Alexander Galkin, Ph.D.

Energy generation and conversion in our body are mainly driven by mitochondria. Most of the oxygen from the air we breathe is consumed by mitochondria in the process of energy production called cellular respiration.  A timely and sufficient energy supply is critical for the development and maintenance of highly metabolizing tissues, such as the brain and heart. Energy production in mitochondria would not be possible without oxygen, so lack of oxygen, or hypoxia, can damage cells and tissues. Hypoxia can be caused by many factors including disease, pathology, or trauma, and can occur during surgery or organ transplantation. Usually, hypoxia is followed by restoration of oxygen supply (reoxygenation), which makes the damage greater and in some cases irreversible. Mitochondria are not the only sites of injury during this process, however, they are also mainly responsible for that damage as they form toxic agents known as Reactive Oxygen Species (ROS).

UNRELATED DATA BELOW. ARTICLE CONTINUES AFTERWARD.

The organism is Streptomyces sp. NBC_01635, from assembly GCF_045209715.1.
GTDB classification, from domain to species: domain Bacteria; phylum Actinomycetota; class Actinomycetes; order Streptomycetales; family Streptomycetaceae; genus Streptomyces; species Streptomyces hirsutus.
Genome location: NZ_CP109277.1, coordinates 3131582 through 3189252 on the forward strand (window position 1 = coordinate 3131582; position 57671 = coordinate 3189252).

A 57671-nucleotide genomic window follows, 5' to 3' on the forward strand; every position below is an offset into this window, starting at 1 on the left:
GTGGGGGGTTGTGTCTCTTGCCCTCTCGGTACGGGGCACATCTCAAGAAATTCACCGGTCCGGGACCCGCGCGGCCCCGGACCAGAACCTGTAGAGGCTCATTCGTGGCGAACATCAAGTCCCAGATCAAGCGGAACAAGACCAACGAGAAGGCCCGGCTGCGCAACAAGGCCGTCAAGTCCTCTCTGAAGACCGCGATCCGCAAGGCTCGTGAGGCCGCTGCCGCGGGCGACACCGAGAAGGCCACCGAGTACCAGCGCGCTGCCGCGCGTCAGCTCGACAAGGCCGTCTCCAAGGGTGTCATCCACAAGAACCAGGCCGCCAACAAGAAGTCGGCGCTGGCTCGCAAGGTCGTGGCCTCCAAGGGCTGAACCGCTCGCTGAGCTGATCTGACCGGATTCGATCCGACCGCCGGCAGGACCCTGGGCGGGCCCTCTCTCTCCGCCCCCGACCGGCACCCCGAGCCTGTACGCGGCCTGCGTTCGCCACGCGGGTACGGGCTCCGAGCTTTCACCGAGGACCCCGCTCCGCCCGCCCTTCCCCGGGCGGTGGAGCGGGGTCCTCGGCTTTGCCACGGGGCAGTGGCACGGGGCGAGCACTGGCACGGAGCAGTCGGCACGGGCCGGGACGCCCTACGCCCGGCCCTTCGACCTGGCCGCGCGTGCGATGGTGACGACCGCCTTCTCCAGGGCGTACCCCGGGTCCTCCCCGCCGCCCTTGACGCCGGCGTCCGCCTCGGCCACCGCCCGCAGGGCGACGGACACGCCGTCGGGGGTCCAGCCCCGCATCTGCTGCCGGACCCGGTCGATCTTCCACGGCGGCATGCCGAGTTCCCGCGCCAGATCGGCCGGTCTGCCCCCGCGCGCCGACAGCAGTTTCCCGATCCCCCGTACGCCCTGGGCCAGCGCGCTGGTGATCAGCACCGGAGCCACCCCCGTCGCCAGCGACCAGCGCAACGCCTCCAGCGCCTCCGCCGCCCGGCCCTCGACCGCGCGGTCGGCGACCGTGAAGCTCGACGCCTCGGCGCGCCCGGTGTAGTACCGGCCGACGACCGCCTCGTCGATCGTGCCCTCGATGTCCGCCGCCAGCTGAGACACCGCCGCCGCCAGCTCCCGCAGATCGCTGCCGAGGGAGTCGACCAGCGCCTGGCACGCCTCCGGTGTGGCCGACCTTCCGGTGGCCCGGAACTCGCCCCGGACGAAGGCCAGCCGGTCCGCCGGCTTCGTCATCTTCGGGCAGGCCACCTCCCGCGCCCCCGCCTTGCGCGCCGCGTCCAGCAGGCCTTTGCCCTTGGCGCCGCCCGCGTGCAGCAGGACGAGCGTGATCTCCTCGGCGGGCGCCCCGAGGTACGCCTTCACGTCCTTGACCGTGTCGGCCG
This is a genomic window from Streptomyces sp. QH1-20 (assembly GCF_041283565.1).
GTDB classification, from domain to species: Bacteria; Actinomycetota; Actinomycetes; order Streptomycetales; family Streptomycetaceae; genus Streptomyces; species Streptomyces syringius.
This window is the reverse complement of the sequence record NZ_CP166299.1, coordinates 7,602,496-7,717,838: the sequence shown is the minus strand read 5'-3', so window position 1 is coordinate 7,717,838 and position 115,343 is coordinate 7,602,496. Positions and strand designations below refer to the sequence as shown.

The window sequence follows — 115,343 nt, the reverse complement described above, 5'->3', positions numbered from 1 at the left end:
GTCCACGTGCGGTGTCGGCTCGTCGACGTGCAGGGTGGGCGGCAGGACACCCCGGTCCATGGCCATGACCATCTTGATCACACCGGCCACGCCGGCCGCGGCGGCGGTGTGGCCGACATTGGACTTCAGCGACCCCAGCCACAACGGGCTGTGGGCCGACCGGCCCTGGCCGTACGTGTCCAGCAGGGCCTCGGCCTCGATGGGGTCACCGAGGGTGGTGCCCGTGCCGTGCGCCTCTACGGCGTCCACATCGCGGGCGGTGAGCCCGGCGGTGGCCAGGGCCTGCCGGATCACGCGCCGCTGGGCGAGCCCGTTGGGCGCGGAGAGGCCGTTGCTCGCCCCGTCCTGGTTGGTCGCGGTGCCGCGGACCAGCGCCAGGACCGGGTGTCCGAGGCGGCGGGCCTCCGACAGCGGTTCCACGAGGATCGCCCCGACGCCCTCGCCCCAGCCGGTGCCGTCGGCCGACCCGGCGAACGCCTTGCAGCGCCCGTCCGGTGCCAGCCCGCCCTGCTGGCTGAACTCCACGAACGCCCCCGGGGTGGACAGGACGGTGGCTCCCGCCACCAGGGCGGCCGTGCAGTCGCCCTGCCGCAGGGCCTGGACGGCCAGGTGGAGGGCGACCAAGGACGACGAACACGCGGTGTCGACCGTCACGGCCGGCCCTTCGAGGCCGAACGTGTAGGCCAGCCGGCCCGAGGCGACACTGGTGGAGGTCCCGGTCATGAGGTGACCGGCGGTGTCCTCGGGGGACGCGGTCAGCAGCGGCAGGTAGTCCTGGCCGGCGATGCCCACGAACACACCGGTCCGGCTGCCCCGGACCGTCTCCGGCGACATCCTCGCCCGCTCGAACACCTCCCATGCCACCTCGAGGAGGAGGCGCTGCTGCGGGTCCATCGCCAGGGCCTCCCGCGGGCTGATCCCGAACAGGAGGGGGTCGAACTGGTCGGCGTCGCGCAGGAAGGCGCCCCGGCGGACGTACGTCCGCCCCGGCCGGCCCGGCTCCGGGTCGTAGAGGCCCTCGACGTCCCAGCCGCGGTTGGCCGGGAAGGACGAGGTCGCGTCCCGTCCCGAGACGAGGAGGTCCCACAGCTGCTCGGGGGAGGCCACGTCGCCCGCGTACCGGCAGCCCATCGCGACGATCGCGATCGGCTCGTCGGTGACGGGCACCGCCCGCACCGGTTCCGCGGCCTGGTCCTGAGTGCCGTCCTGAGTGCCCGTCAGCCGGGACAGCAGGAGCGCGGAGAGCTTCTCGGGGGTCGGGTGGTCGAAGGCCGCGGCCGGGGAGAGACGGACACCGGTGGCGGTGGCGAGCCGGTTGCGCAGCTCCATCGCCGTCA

We combine our unique expertise in mitochondrial physiology and metabolism, enzymology, molecular biology, and medicine to gain a better knowledge of pathological conditions during ischemia/reperfusion when mitochondria are affected. Together with our collaborators and BMRI and WCM, we use our knowledge of the structure and function of mitochondrial enzymes to analyze the effect of various pathological conditions on energy metabolism.

The main goal of our laboratory is to find new bioenergetic mechanisms behind the changes that occur during human pathologies and to apply this knowledge to the design of novel therapeutic approaches in clinical practice.


Recent publications:

Active Funding: 

“Metаbоlic оrigin of оxidаtive stress injury in brаin ischemiа/reperfusiоn”  R21
“The rоle of FMN lоss by mitochondriаl Complex I in neоnаtal hypоxic-ischemic brаin injury”, R01

Weill Cornell Medicine Mitochondria and Neurodegeneration Lab 407 East 61st Street, 5th Floor New York, NY 10065 Phone: (646) 962-8271